Tag Archives: Todd Snider

Yep Roc Sale!

Yep Roc is one of my favorite labels – an eclectic bland of Americana, folk and pop artists who get promoted with care. It’s not your typical stable, and those who toil behind the scenes must love working there.

So when Yep Roc throws down a sale like this one, I pay attention. Now through August 1st, you can get over 80 CD’s for just $5 each and more than 20 LP’s for only $10 while supplies last.

Artists include Nick Lowe, Marah, John Doe, The Sadies, Todd Snider, The Baseball Project, Ian Hunter, Loudon Wainwright III, Paul Weller, Robbie Fulks, The Apples In Stereo, The Fleshtones…come on, do I really have to list everyone?

Click here and load up!

Yes, they come with covers...

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Not Even Almost Famous

I’ve gotten quite a few emails over the past two days about the Todd Snider piece, some from long time fans glad to high-five another, some from people who hadn’t heard anything of his later stuff and were thankful for the kick in the ass (you’re welcome!).

Emails like that always put a smile on my face. Although I’ve been writing for years I’m not delusional enough to think that my words set off beacons across the globe. I’m not even almost famous. But I do know that a lot of people are followers and loyal readers; some comment publicly while others drop a private message. And I do it not for the money or the fame, but because this is just another format in which I get to discuss music and film and comedy that I like, just like I’ve done all my life with my friends.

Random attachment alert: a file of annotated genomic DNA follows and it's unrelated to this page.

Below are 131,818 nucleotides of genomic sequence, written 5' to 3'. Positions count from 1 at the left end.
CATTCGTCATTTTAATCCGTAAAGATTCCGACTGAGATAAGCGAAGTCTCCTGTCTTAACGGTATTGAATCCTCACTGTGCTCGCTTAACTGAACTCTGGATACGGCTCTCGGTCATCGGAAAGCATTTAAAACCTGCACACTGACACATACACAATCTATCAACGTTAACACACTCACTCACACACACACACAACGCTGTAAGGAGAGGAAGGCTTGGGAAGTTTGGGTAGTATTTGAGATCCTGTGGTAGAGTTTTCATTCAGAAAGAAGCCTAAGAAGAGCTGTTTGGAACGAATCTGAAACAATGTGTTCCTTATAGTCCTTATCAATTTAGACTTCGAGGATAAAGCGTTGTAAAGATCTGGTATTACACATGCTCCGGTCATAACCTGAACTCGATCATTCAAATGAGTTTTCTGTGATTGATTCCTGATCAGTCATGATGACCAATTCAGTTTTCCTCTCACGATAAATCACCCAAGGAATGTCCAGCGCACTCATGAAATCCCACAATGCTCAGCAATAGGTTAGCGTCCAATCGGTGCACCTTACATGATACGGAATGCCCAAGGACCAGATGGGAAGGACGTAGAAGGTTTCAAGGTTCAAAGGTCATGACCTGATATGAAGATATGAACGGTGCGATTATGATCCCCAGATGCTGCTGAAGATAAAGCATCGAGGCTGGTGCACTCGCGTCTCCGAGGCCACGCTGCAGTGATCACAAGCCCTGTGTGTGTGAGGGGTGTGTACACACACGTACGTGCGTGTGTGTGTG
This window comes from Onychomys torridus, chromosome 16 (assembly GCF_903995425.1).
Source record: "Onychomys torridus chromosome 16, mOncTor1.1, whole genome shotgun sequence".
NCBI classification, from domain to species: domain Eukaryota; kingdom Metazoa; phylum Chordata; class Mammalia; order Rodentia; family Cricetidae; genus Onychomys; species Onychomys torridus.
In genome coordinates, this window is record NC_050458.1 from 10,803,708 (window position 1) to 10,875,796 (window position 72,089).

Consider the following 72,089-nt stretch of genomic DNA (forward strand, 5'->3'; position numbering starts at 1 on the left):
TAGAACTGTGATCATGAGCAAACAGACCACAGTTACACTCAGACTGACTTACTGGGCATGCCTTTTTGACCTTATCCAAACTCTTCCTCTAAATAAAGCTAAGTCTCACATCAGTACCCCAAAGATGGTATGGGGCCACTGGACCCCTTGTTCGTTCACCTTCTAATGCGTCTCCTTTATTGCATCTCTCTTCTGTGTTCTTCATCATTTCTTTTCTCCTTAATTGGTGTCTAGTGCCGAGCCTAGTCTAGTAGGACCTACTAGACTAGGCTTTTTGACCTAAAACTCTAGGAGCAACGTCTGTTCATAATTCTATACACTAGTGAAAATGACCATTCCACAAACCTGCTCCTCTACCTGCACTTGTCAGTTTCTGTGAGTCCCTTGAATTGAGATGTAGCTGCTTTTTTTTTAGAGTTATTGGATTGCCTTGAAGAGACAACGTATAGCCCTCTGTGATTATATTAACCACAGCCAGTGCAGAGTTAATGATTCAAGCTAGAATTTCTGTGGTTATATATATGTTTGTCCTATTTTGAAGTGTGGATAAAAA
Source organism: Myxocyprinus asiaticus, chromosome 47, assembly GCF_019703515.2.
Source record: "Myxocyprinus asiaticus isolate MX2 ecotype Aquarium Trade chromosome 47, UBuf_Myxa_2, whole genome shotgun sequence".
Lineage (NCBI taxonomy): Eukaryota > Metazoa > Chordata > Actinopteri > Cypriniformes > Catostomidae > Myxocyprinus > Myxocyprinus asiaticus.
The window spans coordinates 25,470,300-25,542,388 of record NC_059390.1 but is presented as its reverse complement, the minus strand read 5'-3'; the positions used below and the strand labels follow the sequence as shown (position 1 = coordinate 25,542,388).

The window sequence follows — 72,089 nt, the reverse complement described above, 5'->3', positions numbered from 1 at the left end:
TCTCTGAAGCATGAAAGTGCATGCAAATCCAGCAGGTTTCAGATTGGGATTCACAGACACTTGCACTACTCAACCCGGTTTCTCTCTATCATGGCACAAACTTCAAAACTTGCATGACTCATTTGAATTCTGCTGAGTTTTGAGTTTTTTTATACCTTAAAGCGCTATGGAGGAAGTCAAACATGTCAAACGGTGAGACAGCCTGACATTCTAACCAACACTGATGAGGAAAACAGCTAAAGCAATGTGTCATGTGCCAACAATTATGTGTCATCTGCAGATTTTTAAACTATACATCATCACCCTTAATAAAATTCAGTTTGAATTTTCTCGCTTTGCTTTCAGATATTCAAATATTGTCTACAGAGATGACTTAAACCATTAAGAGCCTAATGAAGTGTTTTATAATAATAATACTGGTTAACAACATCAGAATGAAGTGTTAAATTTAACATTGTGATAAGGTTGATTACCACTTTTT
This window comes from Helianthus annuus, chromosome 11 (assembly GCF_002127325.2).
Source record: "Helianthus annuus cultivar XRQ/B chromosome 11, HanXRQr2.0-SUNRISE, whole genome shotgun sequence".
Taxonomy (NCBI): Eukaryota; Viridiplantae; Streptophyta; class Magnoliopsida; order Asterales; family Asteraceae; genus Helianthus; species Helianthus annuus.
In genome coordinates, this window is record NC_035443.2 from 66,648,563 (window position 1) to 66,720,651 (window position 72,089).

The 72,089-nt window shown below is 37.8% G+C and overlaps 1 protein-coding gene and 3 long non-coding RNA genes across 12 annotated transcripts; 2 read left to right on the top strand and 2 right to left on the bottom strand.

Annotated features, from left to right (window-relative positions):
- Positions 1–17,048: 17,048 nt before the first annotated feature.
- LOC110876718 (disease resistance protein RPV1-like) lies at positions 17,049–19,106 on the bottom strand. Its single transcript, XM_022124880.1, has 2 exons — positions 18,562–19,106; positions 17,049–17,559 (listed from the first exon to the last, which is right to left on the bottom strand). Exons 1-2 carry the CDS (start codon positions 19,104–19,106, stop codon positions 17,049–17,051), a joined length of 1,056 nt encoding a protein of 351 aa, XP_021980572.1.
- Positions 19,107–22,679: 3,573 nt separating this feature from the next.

And it’s a passion I will most likely take to my grave. I still participate in mixtape swaps and share tips about new discoveries. Emailing a link to a great video in 2011 is almost as much fun as showing up at Brian’s house with the first Black Sabbath album, or the day Phil, Larry and I sat around the living room at Bristol Place getting our minds blown by My Aim Is True.

I’ve gotten to talk to a lot of artists over the years, and with the better ones – the ones who have conversations, not just talk to plug product – the subject often turns to collecting music and favorite artists that are underappreciated. I’ve found that in almost every case, that spirit of discovery still looms large in their heart, and the child-like enthusiasm for sharing the passion has never left them.

I thought this exchange from a 2002 interview with Peter Wolf captures it about as well as it can be. Despite worldwide game, Pete still loves to have friends over and spin records in an effort to turn someone on to a new song or artist. He lives for it. Me too.